Random musings from a libertarian, tech geek...
Saw the movie Where's the Party, Yaar? on Saturday night w/ a few folks here in SF (including our special guest Godless Capitalist) and, overall, I liked it ( out of 5) [my pre-viewing description of the movie is here]. Within my group, there were a pretty broad range of reactions with one friend who felt the movie dragged on way too long all the way to a gal pal whose "sides hurt from laughing so much."
In my case, another friend saw it Fri night & strongly warned me to lower my expectations going in - he did NOT like the movie and found it rather juvenile and over-bearing. Perhaps due to the warning, I got more chuckles than expected out of the movie and was solidly entertained.
WTPY had a good dose of what I was looking for -- snapshots of Houston Desi Culture -- Malayalee's, University of Houston, McMansions, and so on. Especially enjoyable was something implicitly portrayed -- the extreme comfort so many young desi's (currently in the 18-25 range) have with their "desi-ness". They were cool, self-assured, and carried little of the social insecurity that plagued the desi kids who grew up in my age bracket (26-33-ish).
In my time @ HS / College, it was pretty hard to be both hip and ostensibly Desi - being cool generally meant blending into "All-American" culture. This was no doubt a factor in Desi's dominating nerd ranks so well & provided fodder for the "C" in ABCD. We were at the bleeding edge of the Desi demographic wedge -- the children of the first wave of Indian professional parents who emigrated in the late 60s / early 70s.
For the kids in WTPY however, demography fed by more liberal mid70s / early 80s immigration has provided a critical mass of other Desi's, and thus a full cultural circle with it's own social ladder and roles / responsibilities at every rung. There are now Desi jocks, prom queens, hippies, druggies, thugs, in addition to the geeks - all of whom are portrayed in the movie.
The turning point here was somewhere around my senior year in college (1995) which tapped into the mid 70s wave of immigration. A large part of these kids' "social ambition" could now be fulfilled within an environment where Desi is a norm - something effortlessly portrayed in the movie. 5-10 years of additional Desi penetration into America has made all the difference and provides them with a college experience quite distinct from mine.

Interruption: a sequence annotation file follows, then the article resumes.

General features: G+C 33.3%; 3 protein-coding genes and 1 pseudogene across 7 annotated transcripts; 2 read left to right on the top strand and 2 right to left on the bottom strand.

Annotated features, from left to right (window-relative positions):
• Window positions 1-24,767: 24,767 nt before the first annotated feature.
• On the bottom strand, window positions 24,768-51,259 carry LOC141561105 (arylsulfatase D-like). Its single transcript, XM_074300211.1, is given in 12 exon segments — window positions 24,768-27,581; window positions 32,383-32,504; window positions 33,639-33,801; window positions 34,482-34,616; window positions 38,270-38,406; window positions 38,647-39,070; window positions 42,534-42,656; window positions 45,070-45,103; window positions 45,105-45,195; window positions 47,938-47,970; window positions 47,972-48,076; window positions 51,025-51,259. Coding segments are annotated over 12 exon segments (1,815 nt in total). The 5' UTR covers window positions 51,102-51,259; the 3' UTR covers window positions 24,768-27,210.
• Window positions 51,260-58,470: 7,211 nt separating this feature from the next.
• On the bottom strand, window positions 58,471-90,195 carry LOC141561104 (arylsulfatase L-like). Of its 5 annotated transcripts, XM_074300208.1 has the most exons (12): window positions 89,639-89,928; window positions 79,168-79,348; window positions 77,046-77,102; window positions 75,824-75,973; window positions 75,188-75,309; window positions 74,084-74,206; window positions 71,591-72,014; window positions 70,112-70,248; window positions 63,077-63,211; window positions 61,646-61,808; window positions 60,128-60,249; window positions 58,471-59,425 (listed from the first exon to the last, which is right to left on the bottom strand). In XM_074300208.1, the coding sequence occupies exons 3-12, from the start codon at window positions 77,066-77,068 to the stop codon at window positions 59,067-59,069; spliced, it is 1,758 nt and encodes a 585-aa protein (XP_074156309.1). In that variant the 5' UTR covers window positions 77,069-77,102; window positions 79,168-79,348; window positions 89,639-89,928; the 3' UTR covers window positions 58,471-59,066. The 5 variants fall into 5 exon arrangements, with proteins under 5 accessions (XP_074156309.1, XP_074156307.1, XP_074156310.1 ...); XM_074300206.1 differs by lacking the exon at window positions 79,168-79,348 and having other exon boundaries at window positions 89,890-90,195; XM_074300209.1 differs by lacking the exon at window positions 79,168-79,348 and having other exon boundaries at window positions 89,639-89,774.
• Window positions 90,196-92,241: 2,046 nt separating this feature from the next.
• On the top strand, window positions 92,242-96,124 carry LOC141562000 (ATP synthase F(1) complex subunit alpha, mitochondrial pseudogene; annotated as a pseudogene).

There are, of course, both Good and Bad aspects here - a topic worth an in-depth blog article some other time. The downside risk is unassimilation and balkanization; the upside is a type of assertive self confidence and, in this case, an interesting artistic ethos. Navigating the middle road is tricky but not impossible and is one of the things that makes growing up Desi, and thus the movie, interesting.
Desi is now a "3rd culture" that's neither mainstream American nor FOB Indian. A few short years ago a story like this would have centered on how the FOBs made the Lead look uncool to his White fraternity brothers; now they make him uncool to his Desi party co-hosts. (Alas, the plight of the FOB appears to have changed little in those years ). From my vantage point, Desi's are looking less and less confused about being neither here nor there.
WTPY makes a good attempt to capture this in a freshman effort; however, with some emphasis on the word freshman. Execution was uneven with some parts very well done but others displaying far too many rough edges. The plot was surprisingly sophisticated & multi-threaded but there were a few "groan" generic storylines:
Thankfully, the production managed to provide us with 1.5 hrs of desi-themed entertainment without requiring yet another climactic Indian Wedding scene.
Other threads in the plotline showed a film-making maturity that's rare in this genre. For example, some characters are introduced as minor supporting elements but elegantly transform into major story drivers at the end -- a technique frequently employed in Western movies, and as a result, something that audiences are trained to detect. Consequently, executing this well takes a bit of skill on the part of the director which WTPY successfully demonstrates.
Most of the humor in the movie comes from the filmmakers' acute attention to detail & cultural observation. There's a lot of "you know, that really *is* how guys like that dress / act / live" realized through the exaggerated representations put on screen. The comedy is more often visual than verbal or physical. The supporting character actors are thoughtfully chosen and the various "freaks" fill their roles out well.
One big disappointment was that I was expecting MUCH stronger music and dance party sequences in the film. What could be more uniquely Desi than some heavy-beat remixes and a packed-to-the-gills party filmed with cool cinematography? I wanted Punjabi MC, slo-mo, strobe lights, hands & drinks in the air and confetti. I guess some sort of genetic memory still yearned for the Desi wedding scene but set in a club instead.
The group that put the movie together is also known for their Desi parties in Houston and certainly had easy access to the apropos cast of extras necessary to make a few scenes like this. I think they tried, but for some reason, they just couldn't pull it together.
The general, non-Indian, populace will likely have a hard time figuring out the references deeply embedded in the movie. But, there is enough general comedy to make the movie enjoyable nonetheless. Though frankly, it's probably not that compelling unless you're a student of cultural dynamics -- I'd highly recommend bringing an Indian friend for cultural translation. For the Indian crowd, the movie's a fun ride as long as you set your expectations appropriately going in and allow yourself to be easily moved by quick, low-cost laughs.
Update: A detailed story in the Houston Chronicle w/ the filmmakers.